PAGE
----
A broad cross-section of stocks slumped on Wednesday, as the market focused on macroeconomic conditions and the Federal Reserve Bank’s response to rising inflation. Unfortunately, the latest rate hike came with a bit of collateral damage.
With that as a backdrop, shares of Alibaba (BABA -4.89%) slipped as much as 5%, Amazon (AMZN -2.99%) stock was down as much as 3.1%, and Meta Platforms (META -2.72%) slipped as much as 2.8%. When the market is closed, the trio was still trading lower, down 4.9%, 3%, and 2.7%, respectively. These stocks followed the broader market lower, as the S&P 500 (^GSPC -1.71%) and the Nasdaq Composite (^IXIC 0.00%) declined roughly 1.7% and 1.8%, respectively.
There was very little in the way of company-specific news behind the sell-off, but fears regarding the Fed’s continued rate hikes and lower growth forecasts succeeded in dragging these technology stocks even lower.
The Federal Reserve had made no secret of its aggressive plans to fight inflation, so investors were already expecting a sizable rate hike. In its ongoing a bid to tame runaway inflation, the Fed raised interest rates by 0.75%, the third such rate hike in since June. This latest rate hike brings the federal funds rate to a range of 3% to 3.25%, the highest it’s been since early 2008. It also marks the fifth increase so far in 2022.
The Fed statement said, “Recent indicators point to modest growth in spending and production. Job gains have been robust in recent months, and the unemployment rate has remained low.” Unfortunately, inflation remains particularly stubborn, exacerbated by supply chain issues.
As a result, the Fed is projecting it could raise the federal funds rate to as high as 4.4% by the end of this year, and to 4.6% to close out 2023.
While investors widely anticipated the rate hike, what they did not Expect was the corresponding decline in the forecast for gross domestic product (GDP). The Fed released its Summary of Economic Projections, which is now calling for GDP growth of just 0.2% for 2022.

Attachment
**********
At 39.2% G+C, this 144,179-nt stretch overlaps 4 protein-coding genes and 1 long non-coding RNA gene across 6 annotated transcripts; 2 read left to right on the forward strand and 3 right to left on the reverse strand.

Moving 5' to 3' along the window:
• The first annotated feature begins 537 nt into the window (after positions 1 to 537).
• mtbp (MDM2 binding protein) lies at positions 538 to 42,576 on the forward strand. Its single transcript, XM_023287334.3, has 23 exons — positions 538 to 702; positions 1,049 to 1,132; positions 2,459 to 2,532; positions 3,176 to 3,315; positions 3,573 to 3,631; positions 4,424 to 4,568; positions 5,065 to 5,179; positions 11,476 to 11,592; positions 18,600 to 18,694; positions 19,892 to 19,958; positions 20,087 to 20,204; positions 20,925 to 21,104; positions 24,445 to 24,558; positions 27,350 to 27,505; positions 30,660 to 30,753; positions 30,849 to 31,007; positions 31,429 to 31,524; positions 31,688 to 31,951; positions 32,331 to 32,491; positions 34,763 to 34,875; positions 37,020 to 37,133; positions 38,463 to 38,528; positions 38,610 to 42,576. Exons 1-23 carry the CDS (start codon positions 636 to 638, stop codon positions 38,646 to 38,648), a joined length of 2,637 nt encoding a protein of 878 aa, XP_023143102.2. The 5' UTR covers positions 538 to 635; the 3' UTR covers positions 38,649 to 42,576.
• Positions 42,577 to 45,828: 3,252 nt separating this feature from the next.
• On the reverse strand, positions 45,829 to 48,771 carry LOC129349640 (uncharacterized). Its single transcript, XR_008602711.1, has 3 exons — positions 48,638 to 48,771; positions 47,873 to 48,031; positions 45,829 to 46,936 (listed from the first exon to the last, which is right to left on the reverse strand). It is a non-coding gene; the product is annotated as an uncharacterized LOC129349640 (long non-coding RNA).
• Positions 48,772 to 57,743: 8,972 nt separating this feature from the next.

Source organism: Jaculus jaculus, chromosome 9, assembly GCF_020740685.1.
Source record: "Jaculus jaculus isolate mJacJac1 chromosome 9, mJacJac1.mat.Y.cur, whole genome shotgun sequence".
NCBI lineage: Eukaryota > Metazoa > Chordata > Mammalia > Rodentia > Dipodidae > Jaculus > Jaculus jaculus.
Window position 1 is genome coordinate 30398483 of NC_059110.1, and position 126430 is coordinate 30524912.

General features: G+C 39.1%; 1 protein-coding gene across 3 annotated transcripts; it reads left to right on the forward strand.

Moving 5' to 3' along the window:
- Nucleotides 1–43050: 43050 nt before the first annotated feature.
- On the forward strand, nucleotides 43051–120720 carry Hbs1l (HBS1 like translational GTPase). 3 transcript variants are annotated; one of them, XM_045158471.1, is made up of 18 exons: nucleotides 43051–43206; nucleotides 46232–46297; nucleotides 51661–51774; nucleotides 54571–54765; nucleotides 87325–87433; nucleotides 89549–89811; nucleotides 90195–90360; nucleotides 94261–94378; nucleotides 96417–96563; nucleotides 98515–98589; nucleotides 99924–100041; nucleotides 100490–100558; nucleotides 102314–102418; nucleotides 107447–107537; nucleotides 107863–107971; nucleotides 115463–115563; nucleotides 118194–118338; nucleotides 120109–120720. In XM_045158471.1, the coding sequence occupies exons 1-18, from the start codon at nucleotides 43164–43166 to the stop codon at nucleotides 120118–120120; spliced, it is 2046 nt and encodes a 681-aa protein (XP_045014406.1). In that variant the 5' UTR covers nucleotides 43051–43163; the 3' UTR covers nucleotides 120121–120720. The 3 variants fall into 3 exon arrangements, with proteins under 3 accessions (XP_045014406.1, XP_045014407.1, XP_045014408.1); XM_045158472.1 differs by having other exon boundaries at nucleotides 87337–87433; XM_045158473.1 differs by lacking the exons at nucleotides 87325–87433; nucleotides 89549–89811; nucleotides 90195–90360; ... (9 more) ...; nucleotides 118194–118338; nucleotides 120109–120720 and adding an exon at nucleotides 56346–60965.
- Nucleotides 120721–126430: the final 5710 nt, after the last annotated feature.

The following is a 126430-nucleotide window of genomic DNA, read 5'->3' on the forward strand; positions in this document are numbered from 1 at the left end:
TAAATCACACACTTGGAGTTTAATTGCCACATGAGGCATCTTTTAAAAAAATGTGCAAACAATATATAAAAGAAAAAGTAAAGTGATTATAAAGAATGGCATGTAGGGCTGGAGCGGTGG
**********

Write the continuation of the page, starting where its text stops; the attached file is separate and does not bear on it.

The decision comes on the heels of a report that inflation was higher than predicted in August. The consumer price index (CPI), the most widely followed measure of inflation, rose 8.3% compared to the year-ago period, and was worse than the 8.1% increase economist had predicted.
What little there was in the way of company-specific news was decidedly positive, though not necessarily needle-moving. Amazon announced the release of the latest line of its Fire HD tablets, and Meta Platforms plans to reduce its expenses by at least 10% by the end of the year, according to a report in The Wall Street Journal. Given the positive nature of these developments, today’s stock price declines were no doubt related to the economy.
Given the already weak macroeconomic outlook, a long period of high interest rates could effectively push the country into recession. The prospect that the battle to tame inflation will ultimately take longer than originally anticipated sent the major market indexes reeling.
A protracted downturn will no doubt weigh heavily on our trio of companies. Consumers have been feeling the pinch for some time, causing them to make hard choices, both at the fuel pump and in the grocery aisle.
Consumer spending is the bedrock of the economy and if people decide to rein in spending, it will no doubt be reflected in lower e-commerce purchases, pressuring the results of both Alibaba and Amazon. Furthermore, it’s well documented that companies tend to slash marketing spend when the economy goes south, as it’s an area that’s easy to speed up or slow down. Meta Platforms earns the bulk of its revenue from digital advertising, so as consumers cut back on spending, companies cut back on advertising, which will turn hit Meta’s social media platforms right in the wallet.
It’s important to point out that ebbs and flows are part of the natural cycle of the economy, so this has all been seen before. Furthermore, each of these companies has survived previous downturns, making it all the more likely they’ll do so again.
Finally, each of these stocks is cheaper than they’ve been in years. Meta Platforms, Amazon, and Alibaba stocks are currently selling at three times, two times, and two times forward sales, respectively, when a reasonable price-to-sales ratio is between one and two. For investors looking three to five years into the future, buying these world-class companies at bargain basement prices will seem like a wise move indeed.
Randi Zuckerberg, a former director of market development and spokeswoman for Facebook and sister to Meta Platforms CEO Mark Zuckerberg, is a member of The Motley Fool’s board of directors. John Mackey, CEO of Whole Foods Market, an Amazon subsidiary, is a member of The Motley Fool’s board of directors. Danny Vena has positions in Amazon and Meta Platforms, Inc. The Motley Fool has positions in and recommends Amazon and Meta Platforms, Inc. The Motley Fool has a disclosure policy.